Local Spotlight: I <3 KZME

I love the fact that there is a listener-supported radio station in this area that features pretty much exclusively local and independent artists. It’s all music all the time, which neither OPB nor XRAY.fm can say for themselves. I love politics and news, and I like talk radio from time to time, but there’s something special about having a station in your presets that you know will always have music going that has originality and integrity and will be something you haven’t already heard 5 times this week (seriously, KINK, I’ve just about had it with One Republic, and KNRK, Kongos is done. Just done.)

Sometimes I like the idea of KZME more than the actual songs they play, but it’s always a different feel than the big signal stations and they do play enough songs I enjoy that it stays on my dial pretty regularly. If you listen long enough you’ll hear indie darlings like Elliot Smith, the Eels, and the Dandy Warhols.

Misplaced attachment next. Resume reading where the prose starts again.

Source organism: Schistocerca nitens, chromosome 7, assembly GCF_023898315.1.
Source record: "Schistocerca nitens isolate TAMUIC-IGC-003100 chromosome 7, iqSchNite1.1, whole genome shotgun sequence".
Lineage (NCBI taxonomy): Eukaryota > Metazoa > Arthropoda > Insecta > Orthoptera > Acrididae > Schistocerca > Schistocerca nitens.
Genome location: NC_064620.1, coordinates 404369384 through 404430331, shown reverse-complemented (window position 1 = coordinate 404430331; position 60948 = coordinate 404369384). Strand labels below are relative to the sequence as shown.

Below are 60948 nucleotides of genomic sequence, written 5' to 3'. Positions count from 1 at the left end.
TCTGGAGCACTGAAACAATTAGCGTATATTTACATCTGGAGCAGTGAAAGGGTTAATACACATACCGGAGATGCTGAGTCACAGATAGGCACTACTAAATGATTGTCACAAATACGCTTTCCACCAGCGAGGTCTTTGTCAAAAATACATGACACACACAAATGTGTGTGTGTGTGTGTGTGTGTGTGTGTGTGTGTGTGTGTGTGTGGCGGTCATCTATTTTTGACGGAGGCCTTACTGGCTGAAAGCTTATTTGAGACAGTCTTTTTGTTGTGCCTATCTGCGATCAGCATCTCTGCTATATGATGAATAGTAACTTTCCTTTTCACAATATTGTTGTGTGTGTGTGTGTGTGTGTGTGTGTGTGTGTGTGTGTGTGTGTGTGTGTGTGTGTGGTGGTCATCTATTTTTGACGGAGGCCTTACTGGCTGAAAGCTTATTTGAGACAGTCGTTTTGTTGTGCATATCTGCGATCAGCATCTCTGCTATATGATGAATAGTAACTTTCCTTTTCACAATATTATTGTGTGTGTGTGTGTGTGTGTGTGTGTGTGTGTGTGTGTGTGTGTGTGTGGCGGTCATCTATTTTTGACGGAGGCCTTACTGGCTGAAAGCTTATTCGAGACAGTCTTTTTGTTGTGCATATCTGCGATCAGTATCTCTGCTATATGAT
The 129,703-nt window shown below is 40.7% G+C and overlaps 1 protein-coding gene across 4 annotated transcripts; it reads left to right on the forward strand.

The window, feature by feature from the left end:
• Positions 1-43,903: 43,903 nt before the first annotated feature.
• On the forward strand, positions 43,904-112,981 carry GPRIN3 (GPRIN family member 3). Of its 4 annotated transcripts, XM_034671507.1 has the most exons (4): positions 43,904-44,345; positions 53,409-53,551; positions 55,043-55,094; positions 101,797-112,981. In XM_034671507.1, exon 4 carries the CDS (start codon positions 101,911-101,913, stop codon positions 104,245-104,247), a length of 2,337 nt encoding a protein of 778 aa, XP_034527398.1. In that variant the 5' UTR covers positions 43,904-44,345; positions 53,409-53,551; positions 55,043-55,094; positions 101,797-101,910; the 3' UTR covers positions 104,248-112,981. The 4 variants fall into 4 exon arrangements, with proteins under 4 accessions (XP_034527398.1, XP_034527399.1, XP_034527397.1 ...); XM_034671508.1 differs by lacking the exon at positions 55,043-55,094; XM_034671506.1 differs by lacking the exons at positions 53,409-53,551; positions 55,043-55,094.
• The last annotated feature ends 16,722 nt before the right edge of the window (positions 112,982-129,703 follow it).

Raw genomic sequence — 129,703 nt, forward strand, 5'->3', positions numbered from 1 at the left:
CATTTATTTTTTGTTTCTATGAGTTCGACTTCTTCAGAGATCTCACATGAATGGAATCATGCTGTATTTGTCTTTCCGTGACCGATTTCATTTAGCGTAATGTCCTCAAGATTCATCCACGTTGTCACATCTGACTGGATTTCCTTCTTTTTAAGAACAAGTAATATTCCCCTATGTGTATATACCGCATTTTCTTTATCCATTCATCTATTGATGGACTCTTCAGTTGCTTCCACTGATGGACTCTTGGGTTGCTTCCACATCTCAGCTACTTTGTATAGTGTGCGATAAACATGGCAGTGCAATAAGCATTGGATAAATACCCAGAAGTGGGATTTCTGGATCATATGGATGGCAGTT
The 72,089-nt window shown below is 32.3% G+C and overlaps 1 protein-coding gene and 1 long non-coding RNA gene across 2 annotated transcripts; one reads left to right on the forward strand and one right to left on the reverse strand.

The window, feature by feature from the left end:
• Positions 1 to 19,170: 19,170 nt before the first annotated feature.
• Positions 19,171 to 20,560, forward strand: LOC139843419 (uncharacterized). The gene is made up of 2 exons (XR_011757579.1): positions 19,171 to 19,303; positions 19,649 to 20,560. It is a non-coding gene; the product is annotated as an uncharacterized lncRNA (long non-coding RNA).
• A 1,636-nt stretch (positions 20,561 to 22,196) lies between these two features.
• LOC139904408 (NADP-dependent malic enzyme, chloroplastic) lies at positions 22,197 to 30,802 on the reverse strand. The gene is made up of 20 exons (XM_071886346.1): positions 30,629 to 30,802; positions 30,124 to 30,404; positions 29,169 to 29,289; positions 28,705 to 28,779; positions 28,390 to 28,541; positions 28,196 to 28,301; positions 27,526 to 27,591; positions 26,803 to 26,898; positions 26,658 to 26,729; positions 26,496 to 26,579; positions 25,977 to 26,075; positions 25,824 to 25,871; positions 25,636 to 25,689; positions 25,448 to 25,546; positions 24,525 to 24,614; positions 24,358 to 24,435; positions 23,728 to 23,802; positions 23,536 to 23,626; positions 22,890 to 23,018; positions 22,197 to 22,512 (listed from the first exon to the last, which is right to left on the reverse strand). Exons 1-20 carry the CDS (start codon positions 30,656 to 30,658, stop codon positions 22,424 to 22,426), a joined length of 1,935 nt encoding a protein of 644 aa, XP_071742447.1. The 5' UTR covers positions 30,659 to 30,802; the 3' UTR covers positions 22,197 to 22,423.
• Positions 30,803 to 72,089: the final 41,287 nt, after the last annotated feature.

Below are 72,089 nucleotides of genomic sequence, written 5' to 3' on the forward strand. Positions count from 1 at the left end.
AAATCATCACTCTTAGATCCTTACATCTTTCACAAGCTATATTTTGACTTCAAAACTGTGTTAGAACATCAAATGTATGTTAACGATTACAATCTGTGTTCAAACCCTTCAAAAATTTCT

Tonight I was impressed with this track by The Wipers as I came home. I thought it must be a new quirky Portland band, but in fact it’s a legendary punk group from the early 80s that recorded right here in humble ol’ Vancouver, Wash. Enjoy the grittiness, and the punk spin on Shakespeare.


Friday Jam: Livin’ Lovin’ Maid

Well, it happened this morning. Last night I had decided to go into work an hour early so I could catch a ride with my coworker. It wouldn’t be too hard to get up at the same time and just amend my routine a little to get out the door by 6. That’s all well and good unless you ignore your alarm and stay in bed until 5:57!

Luckily my ride was late, so I was able to scrounge some left over stir fry and throw some freezer bread in my bag to toast after I got to work. I was still pretty much regretting agreeing to do this whole one-hour-early thing. The appeal of leaving an hour earlier than usual really wasn’t winning the day.

But then I got in my friend’s truck and Livin’ Lovin’ Maid was on the radio. YES. ALRIGHT. This is going to be a killer Friday after all. Plant’s iconic voice blistered through the speakers as we zipped down the highway in the early morning light. Happy Friday everyone.

7 Things That Inspire Me Endlessly

Yes, this is a music blog. And it is MY music blog, thank you very much, and I will write whatever I want. It may or may not surprise you that while I do the commentary/journalism/criticism thing, I am a writer of other genres and styles as well. And a fair number of the people who do read the blog are in fact your run-of-the-mill zany, tortured, passionate writer types, so I thought opening up about my own inspirations might be of some interest.